Afghani Idealism and the Games of the Great Powers

1
Vladimir Pachkov, SJ

 Vladimir Pachkov, SJ / Culture / 23 September 2021


Paid Article

July 4th –  United States Independence Day – could have become an important date in Afghan history as well. On the previous Friday night, July 2nd, the Americans abandoned Bagram airport without notifying their Afghan allies, leaving behind a pile of military equipment that they had intentionally destroyed. They also cut off the electricity supply, among other measures.[1] It had been known that the Americans would shortly withdraw and it became absolutely certain after President Biden’s speech on April 14, 2021, but no one imagined they would do it in the way they did. The number of foreign soldiers in recent times had been greatly reduced – 2,500 Americans as of January 15, 2021[2] – but their support for the Afghan army (particularly air support) was essential for the government to maintain control of some important cities, even though the countryside was largely controlled by the Taliban.[3] As soon as they left, the Taliban announced that they had won the war.

History of Afghanistan

Knowing the history of Afghanistan is important because it helps us understand what happened. It gives us a clear picture of the ethnic diversity in the country – Pashtuns 42 percent, Tajiks 27 percent, Hazaras 9 percent, Turkic populations, such as Uzbeks, Kyrgyz, Turkmen, Kazakhs, 12 percent[4] – and allows us to get to know the Hazaras (Shiites, unlike all the other inhabitants of Afghanistan), who have lived in these lands since the time of the Mongol conquest.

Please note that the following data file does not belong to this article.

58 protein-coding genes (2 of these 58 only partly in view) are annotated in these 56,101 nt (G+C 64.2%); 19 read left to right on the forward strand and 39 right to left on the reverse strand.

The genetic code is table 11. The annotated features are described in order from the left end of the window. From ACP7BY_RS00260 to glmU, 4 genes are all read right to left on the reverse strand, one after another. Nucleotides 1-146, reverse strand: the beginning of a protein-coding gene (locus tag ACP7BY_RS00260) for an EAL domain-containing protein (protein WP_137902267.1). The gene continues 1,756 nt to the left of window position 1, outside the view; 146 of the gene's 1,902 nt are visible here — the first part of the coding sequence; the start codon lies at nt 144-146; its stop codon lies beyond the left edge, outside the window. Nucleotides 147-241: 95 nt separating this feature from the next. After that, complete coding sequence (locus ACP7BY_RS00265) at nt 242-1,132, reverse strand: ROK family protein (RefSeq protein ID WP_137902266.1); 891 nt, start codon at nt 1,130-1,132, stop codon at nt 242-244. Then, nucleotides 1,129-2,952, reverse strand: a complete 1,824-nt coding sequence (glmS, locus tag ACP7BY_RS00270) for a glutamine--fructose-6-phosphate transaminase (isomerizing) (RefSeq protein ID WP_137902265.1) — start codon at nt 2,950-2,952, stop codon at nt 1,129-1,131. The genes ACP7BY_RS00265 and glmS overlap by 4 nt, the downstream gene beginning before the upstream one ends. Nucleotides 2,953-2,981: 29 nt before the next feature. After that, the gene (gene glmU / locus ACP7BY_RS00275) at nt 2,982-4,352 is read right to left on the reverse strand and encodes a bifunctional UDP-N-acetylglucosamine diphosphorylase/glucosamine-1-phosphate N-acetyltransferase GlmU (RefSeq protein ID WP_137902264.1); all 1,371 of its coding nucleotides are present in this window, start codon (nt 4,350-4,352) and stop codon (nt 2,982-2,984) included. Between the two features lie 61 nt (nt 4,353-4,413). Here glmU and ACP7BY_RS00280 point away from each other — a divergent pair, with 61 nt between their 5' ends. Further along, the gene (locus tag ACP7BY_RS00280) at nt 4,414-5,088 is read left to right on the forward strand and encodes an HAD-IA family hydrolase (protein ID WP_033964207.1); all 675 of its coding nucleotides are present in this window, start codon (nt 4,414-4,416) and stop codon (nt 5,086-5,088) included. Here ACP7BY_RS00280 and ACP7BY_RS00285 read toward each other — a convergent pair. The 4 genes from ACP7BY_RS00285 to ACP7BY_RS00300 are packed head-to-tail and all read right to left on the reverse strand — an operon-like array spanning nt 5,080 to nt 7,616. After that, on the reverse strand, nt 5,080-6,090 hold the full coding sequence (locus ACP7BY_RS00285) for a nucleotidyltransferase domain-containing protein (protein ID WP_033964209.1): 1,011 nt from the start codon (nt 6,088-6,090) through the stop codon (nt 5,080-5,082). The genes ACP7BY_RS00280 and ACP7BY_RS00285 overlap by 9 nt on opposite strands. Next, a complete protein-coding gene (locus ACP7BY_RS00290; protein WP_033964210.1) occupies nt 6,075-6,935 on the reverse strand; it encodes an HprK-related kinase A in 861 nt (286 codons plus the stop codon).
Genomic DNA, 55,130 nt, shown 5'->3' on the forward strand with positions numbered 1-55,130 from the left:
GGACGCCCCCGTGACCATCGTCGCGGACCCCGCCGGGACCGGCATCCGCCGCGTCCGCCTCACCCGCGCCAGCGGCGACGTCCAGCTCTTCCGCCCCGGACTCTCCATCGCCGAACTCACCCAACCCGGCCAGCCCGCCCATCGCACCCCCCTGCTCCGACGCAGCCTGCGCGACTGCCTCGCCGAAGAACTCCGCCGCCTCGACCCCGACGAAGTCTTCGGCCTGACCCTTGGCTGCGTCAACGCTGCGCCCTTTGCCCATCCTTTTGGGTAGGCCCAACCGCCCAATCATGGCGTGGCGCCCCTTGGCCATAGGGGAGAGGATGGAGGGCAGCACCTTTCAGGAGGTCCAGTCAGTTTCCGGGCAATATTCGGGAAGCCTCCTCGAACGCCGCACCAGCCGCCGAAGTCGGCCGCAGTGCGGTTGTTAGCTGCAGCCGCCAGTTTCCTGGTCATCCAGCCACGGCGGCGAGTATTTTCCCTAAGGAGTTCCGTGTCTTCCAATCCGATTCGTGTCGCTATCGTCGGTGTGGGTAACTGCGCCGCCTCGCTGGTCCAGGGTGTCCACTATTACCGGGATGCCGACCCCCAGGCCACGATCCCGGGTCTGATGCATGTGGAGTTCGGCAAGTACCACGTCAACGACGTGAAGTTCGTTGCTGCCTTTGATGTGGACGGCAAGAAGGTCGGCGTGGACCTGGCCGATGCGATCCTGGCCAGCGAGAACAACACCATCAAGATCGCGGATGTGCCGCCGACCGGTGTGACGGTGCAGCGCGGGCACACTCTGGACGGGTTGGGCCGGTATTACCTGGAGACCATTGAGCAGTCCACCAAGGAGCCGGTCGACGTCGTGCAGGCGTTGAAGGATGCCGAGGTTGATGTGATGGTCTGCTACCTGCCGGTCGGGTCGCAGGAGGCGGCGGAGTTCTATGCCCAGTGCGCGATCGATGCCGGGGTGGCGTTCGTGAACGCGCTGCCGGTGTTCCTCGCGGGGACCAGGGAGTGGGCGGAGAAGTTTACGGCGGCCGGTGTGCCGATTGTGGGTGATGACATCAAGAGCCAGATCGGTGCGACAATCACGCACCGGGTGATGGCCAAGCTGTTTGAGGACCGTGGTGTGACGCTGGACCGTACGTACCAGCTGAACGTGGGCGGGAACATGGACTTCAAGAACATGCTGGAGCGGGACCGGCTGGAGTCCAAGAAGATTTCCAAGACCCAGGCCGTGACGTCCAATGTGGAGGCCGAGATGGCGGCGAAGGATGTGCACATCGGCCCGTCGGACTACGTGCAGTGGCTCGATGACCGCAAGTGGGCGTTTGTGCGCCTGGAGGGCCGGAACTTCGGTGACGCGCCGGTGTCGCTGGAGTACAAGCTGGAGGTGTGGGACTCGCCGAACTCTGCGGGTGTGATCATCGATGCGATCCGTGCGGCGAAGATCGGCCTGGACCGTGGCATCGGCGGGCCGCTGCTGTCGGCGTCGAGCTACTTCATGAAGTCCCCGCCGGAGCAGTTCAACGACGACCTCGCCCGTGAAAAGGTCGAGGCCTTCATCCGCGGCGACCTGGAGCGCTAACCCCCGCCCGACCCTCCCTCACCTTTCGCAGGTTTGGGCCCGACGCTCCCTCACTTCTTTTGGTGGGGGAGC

But let us start with what happened during the Cold War.

The traditional conflict between colonial powers, such as Russia and Britain during the 19th century, was replaced by the ideological conflict between the USSR and the United States. After the Second World War, both the Soviets and the Americans sought to maintain their  influence in Afghanistan. During that period they did so only through economic aid and training: both sides built factories, roads and canals, and also schools and universities. In 1954 when the US entered into a pact with Pakistan, Afghanistan, then still a monarchy, turned to the Soviets for support.

Zahir Shah, the then monarch, was ousted in 1973 by his cousin, Muhammad Daud, who had allied himself with the Marxist-Leninist Parcham (“The Flag”) Party. The alliance lasted until the party decided to break the agreement and stage a coup, seizing power on April 27, 1978. The radical reforms that were introduced – education for all, women’s rights, etc. – were accompanied by repression of  all those who were against the new rulers, and there were many of them in a country that is mostly Islamic and conservative.

This article is reserved for paid subscribers. Please subscribe to continue reading this article
Subscribe